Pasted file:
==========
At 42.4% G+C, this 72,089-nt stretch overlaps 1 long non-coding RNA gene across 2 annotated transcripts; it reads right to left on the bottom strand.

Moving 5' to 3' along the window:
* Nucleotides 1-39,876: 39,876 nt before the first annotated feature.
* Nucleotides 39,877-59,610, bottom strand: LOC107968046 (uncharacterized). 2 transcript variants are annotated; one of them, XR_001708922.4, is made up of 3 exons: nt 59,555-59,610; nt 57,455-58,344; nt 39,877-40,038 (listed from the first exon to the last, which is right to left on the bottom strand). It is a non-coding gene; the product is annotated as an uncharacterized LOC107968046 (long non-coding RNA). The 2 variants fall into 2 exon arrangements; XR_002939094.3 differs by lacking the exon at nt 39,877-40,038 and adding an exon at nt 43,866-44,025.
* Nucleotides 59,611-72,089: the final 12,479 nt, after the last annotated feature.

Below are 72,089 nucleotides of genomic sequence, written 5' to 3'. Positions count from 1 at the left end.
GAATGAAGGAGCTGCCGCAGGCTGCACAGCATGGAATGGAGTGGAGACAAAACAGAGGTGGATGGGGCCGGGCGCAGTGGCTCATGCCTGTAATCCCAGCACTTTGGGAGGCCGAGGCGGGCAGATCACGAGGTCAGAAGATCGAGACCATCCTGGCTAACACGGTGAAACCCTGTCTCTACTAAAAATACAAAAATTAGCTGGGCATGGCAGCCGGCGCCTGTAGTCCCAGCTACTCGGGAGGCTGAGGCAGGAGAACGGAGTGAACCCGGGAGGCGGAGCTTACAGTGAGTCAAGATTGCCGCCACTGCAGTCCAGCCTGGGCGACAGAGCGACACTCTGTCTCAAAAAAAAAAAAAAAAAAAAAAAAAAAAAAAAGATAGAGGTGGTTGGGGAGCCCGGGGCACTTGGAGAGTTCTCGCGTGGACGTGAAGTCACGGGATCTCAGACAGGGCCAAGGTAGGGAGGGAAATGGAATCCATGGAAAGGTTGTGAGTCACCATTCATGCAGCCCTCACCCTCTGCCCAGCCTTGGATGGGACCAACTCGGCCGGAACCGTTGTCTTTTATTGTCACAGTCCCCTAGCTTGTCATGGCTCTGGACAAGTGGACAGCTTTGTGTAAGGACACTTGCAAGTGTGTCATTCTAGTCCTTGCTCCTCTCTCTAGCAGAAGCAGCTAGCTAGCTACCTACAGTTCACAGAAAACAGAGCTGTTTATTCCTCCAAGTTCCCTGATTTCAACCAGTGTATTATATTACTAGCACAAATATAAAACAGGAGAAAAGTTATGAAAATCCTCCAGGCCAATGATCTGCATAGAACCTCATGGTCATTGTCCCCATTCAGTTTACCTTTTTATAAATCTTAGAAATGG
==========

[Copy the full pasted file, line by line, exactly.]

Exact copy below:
At 42.4% G+C, this 72,089-nt stretch overlaps 1 long non-coding RNA gene across 2 annotated transcripts; it reads right to left on the bottom strand.

Moving 5' to 3' along the window:
* Nucleotides 1-39,876: 39,876 nt before the first annotated feature.
* Nucleotides 39,877-59,610, bottom strand: LOC107968046 (uncharacterized). 2 transcript variants are annotated; one of them, XR_001708922.4, is made up of 3 exons: nt 59,555-59,610; nt 57,455-58,344; nt 39,877-40,038 (listed from the first exon to the last, which is right to left on the bottom strand). It is a non-coding gene; the product is annotated as an uncharacterized LOC107968046 (long non-coding RNA). The 2 variants fall into 2 exon arrangements; XR_002939094.3 differs by lacking the exon at nt 39,877-40,038 and adding an exon at nt 43,866-44,025.
* Nucleotides 59,611-72,089: the final 12,479 nt, after the last annotated feature.

Below are 72,089 nucleotides of genomic sequence, written 5' to 3'. Positions count from 1 at the left end.
GAATGAAGGAGCTGCCGCAGGCTGCACAGCATGGAATGGAGTGGAGACAAAACAGAGGTGGATGGGGCCGGGCGCAGTGGCTCATGCCTGTAATCCCAGCACTTTGGGAGGCCGAGGCGGGCAGATCACGAGGTCAGAAGATCGAGACCATCCTGGCTAACACGGTGAAACCCTGTCTCTACTAAAAATACAAAAATTAGCTGGGCATGGCAGCCGGCGCCTGTAGTCCCAGCTACTCGGGAGGCTGAGGCAGGAGAACGGAGTGAACCCGGGAGGCGGAGCTTACAGTGAGTCAAGATTGCCGCCACTGCAGTCCAGCCTGGGCGACAGAGCGACACTCTGTCTCAAAAAAAAAAAAAAAAAAAAAAAAAAAAAAAAGATAGAGGTGGTTGGGGAGCCCGGGGCACTTGGAGAGTTCTCGCGTGGACGTGAAGTCACGGGATCTCAGACAGGGCCAAGGTAGGGAGGGAAATGGAATCCATGGAAAGGTTGTGAGTCACCATTCATGCAGCCCTCACCCTCTGCCCAGCCTTGGATGGGACCAACTCGGCCGGAACCGTTGTCTTTTATTGTCACAGTCCCCTAGCTTGTCATGGCTCTGGACAAGTGGACAGCTTTGTGTAAGGACACTTGCAAGTGTGTCATTCTAGTCCTTGCTCCTCTCTCTAGCAGAAGCAGCTAGCTAGCTACCTACAGTTCACAGAAAACAGAGCTGTTTATTCCTCCAAGTTCCCTGATTTCAACCAGTGTATTATATTACTAGCACAAATATAAAACAGGAGAAAAGTTATGAAAATCCTCCAGGCCAATGATCTGCATAGAACCTCATGGTCATTGTCCCCATTCAGTTTACCTTTTTATAAATCTTAGAAATGG